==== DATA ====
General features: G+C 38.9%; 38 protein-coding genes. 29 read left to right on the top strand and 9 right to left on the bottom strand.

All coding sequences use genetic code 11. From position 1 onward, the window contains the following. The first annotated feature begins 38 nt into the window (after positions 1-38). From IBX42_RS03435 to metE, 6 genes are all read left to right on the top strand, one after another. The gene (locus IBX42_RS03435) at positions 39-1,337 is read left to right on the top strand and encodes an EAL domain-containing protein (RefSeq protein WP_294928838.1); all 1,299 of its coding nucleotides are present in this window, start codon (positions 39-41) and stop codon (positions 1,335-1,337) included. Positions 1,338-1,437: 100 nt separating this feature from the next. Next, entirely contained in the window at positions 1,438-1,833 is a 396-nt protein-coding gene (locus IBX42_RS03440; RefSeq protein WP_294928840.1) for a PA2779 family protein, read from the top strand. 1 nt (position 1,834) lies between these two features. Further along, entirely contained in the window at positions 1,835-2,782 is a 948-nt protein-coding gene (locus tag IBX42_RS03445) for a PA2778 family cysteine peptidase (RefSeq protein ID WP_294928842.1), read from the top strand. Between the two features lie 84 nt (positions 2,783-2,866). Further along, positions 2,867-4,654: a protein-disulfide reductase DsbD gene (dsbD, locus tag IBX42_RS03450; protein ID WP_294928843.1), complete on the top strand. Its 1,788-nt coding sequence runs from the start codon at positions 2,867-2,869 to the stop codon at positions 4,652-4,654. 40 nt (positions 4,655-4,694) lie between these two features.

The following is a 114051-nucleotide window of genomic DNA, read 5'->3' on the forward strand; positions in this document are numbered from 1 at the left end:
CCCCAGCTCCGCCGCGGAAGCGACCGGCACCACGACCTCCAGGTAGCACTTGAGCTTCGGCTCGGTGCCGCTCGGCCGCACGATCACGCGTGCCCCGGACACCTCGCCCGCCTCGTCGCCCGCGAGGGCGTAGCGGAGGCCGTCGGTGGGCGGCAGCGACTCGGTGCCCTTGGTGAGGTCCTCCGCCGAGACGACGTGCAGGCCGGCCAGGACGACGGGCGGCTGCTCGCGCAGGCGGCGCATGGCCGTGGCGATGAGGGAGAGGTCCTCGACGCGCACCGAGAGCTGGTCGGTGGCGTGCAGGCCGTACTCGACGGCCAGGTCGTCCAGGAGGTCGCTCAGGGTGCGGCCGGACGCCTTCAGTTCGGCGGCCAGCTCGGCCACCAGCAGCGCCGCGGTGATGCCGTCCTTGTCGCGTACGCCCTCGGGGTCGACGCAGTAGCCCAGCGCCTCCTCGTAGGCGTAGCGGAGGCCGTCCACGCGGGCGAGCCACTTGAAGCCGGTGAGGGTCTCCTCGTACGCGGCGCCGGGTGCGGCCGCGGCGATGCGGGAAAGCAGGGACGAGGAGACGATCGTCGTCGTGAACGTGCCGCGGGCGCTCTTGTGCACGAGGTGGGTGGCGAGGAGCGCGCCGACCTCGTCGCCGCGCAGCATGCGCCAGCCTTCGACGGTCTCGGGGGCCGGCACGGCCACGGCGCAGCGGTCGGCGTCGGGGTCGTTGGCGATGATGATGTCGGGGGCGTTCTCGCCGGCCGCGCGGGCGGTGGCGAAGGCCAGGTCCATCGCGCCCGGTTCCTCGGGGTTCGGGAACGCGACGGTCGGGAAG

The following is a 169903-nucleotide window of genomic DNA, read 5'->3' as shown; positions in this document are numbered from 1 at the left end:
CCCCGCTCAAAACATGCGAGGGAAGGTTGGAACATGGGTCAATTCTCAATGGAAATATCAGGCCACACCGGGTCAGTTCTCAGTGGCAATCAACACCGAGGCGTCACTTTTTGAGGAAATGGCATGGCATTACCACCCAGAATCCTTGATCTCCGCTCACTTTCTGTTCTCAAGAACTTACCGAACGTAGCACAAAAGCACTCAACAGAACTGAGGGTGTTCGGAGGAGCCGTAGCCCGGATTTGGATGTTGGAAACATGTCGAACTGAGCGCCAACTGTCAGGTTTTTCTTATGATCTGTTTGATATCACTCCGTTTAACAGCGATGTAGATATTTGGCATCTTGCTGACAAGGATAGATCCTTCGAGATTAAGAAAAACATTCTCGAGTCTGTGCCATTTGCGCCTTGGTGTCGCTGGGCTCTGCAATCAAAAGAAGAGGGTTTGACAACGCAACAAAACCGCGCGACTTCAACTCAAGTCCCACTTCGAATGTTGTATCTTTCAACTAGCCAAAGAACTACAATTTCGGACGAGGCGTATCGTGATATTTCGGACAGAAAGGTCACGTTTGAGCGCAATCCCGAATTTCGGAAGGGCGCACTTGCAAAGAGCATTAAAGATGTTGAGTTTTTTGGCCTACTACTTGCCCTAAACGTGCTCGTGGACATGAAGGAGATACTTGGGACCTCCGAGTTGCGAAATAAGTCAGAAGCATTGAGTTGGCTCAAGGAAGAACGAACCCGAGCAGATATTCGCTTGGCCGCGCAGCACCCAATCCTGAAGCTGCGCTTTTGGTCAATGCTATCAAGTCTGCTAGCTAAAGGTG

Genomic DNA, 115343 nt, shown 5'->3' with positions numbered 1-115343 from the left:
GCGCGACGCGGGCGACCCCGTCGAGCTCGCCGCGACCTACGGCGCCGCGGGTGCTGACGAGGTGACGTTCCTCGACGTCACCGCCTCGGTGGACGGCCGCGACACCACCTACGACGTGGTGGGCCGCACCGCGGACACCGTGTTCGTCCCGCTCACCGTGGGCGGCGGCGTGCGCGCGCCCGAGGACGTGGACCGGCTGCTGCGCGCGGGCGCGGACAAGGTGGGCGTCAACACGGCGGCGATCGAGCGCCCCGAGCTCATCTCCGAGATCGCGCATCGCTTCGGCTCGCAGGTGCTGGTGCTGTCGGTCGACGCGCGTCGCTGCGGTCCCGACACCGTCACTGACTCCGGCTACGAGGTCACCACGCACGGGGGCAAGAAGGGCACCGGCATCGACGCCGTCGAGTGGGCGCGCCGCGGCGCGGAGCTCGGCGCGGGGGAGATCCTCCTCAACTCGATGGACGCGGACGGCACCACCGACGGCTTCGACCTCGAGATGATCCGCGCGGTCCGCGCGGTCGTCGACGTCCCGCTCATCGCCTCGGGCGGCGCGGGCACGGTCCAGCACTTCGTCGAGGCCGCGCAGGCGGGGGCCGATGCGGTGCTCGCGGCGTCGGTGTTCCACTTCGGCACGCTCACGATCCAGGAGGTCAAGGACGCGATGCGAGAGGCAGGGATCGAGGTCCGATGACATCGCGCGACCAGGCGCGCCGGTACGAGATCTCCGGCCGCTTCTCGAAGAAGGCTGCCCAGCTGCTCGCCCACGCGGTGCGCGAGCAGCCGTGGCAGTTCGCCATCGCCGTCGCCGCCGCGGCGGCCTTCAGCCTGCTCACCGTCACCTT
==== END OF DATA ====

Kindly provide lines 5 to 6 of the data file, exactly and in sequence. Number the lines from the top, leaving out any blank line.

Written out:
The following is a 169903-nucleotide window of genomic DNA, read 5'->3' as shown; positions in this document are numbered from 1 at the left end:
CCCCGCTCAAAACATGCGAGGGAAGGTTGGAACATGGGTCAATTCTCAATGGAAATATCAGGCCACACCGGGTCAGTTCTCAGTGGCAATCAACACCGAGGCGTCACTTTTTGAGGAAATGGCATGGCATTACCACCCAGAATCCTTGATCTCCGCTCACTTTCTGTTCTCAAGAACTTACCGAACGTAGCACAAAAGCACTCAACAGAACTGAGGGTGTTCGGAGGAGCCGTAGCCCGGATTTGGATGTTGGAAACATGTCGAACTGAGCGCCAACTGTCAGGTTTTTCTTATGATCTGTTTGATATCACTCCGTTTAACAGCGATGTAGATATTTGGCATCTTGCTGACAAGGATAGATCCTTCGAGATTAAGAAAAACATTCTCGAGTCTGTGCCATTTGCGCCTTGGTGTCGCTGGGCTCTGCAATCAAAAGAAGAGGGTTTGACAACGCAACAAAACCGCGCGACTTCAACTCAAGTCCCACTTCGAATGTTGTATCTTTCAACTAGCCAAAGAACTACAATTTCGGACGAGGCGTATCGTGATATTTCGGACAGAAAGGTCACGTTTGAGCGCAATCCCGAATTTCGGAAGGGCGCACTTGCAAAGAGCATTAAAGATGTTGAGTTTTTTGGCCTACTACTTGCCCTAAACGTGCTCGTGGACATGAAGGAGATACTTGGGACCTCCGAGTTGCGAAATAAGTCAGAAGCATTGAGTTGGCTCAAGGAAGAACGAACCCGAGCAGATATTCGCTTGGCCGCGCAGCACCCAATCCTGAAGCTGCGCTTTTGGTCAATGCTATCAAGTCTGCTAGCTAAAGGTG